POWERFUL INFORMATIONAL RESOURCES FOR OVERCOMING ALL THE OBSTACLES STANDING BETWEEN US AND EARNING OUR RIGHTFUL PLACE IN AMERICA
WHAT WE NEED TO KNOW
- The highest shares of the 11.4-million Undocumented reside in California (28%), Texas (13%), New York (8%) and Florida (6%). Together the top four states account for about 55% of all the Undocumented.
- Of the more than 11 million, just over half are from Mexico — combined with the 1.7 million from Central America and the percentage rises to two-thirds of the total; 12% are from Asia.
- One-quarter to one-third of us enter the country legally and overstay our visas.
- The Migration Policy Institute estimates that about 1.49 million unauthorized young people are eligible to apply for the expanded DACA program because they meet both age and education criteria.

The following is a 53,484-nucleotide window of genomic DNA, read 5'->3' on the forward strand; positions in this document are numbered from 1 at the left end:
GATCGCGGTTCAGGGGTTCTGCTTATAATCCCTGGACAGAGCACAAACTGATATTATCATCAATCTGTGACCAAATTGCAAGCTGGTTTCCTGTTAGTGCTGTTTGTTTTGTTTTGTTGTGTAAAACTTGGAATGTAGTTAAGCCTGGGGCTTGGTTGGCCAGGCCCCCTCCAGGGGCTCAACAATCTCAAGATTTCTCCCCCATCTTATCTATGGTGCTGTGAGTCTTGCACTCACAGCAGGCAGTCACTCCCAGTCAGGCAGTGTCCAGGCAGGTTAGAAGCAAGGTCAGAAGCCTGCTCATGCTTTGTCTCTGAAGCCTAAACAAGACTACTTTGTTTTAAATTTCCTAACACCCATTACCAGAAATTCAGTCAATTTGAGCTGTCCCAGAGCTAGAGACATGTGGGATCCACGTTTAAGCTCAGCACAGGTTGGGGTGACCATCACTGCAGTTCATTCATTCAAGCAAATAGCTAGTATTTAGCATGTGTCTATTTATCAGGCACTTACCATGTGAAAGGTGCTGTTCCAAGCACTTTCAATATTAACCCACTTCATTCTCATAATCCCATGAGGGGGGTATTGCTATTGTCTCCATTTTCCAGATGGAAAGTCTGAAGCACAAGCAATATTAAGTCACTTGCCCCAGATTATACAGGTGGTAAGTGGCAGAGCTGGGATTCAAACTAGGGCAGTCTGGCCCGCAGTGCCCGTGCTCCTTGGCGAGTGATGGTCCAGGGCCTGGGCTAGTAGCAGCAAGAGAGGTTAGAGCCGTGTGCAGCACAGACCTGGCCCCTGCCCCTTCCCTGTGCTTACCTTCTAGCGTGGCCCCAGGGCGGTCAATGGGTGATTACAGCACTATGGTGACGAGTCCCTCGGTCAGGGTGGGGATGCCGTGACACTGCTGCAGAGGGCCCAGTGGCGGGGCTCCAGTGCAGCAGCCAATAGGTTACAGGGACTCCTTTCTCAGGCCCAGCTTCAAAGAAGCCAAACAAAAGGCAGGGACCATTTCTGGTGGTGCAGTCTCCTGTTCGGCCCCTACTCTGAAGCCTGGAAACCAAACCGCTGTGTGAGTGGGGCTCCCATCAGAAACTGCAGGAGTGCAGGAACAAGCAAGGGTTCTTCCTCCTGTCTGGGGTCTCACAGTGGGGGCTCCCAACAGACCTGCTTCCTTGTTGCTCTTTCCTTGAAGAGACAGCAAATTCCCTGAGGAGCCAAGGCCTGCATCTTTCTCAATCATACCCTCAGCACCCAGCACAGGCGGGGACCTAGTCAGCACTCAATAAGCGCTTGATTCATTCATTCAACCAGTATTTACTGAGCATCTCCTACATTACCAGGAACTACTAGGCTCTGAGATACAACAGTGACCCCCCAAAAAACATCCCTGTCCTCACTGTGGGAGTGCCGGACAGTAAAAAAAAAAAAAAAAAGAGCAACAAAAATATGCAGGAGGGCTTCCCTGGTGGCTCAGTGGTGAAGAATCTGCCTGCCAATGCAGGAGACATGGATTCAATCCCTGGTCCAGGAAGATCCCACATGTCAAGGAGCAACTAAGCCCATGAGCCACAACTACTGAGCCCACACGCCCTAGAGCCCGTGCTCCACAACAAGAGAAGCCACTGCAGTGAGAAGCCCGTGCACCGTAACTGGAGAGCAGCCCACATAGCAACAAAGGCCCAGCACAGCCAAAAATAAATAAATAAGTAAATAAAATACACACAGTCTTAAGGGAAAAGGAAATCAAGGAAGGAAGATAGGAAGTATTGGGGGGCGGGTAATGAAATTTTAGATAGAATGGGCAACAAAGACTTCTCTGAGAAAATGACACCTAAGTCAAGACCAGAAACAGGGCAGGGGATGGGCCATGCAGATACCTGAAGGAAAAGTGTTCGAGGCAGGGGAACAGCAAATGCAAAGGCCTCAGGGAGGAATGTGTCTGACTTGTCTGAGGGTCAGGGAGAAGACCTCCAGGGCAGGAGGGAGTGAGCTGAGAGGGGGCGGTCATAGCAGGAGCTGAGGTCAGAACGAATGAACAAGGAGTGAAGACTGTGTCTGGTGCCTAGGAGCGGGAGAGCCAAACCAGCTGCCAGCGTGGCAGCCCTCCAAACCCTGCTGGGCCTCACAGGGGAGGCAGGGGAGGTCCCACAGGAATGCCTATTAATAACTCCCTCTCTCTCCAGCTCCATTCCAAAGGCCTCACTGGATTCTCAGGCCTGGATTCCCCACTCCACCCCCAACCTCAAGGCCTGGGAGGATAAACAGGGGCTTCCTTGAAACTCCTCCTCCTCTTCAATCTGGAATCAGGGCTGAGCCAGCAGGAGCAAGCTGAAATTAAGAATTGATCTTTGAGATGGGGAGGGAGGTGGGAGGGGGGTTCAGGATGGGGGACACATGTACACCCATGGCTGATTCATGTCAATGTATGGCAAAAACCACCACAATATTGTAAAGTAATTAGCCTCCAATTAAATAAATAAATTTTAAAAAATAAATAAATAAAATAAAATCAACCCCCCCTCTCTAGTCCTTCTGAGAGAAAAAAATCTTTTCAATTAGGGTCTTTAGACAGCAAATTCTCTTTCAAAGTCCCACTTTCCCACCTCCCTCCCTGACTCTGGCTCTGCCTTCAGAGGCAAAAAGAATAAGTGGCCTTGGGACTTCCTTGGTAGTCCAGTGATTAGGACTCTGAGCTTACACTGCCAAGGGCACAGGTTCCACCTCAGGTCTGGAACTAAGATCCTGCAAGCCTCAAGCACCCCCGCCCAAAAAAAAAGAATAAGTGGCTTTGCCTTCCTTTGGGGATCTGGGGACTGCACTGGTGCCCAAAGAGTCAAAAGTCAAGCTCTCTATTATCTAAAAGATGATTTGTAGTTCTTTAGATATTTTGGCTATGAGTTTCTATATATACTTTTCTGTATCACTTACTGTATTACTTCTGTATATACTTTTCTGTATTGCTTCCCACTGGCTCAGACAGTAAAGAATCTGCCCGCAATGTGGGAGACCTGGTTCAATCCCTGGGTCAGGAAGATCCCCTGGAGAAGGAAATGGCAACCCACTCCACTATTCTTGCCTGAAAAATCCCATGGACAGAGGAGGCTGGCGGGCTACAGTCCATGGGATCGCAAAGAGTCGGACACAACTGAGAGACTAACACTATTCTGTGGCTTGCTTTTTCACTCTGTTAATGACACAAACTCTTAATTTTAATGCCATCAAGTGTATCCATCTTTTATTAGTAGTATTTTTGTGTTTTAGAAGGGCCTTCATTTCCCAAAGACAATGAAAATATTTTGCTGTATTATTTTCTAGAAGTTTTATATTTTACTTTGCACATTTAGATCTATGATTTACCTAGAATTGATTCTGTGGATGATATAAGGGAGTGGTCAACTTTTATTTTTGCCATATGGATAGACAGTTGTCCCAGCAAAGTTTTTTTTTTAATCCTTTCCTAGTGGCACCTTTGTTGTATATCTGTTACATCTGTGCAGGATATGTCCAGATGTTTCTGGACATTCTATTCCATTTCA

- Approximately 5 million qualify for deferred action after the President’s 2014 executive order, with 4 million of those coming from DAPA.
- Over 727,000 applications for DACA have been accepted from 2012 through late 2014.
- With the announcement of DAPA in November 2014, DACA was expanded to qualify an additional 300,000.
- About 60% of those eligible for DACA have not applied.
- There are 6.3 million children who live in a household with a DAPA-eligible parent and 5.5 million of these children are U.S. citizens.
- California has the highest number of DAPA-eligible parents — over 1.1 million.
History of DACA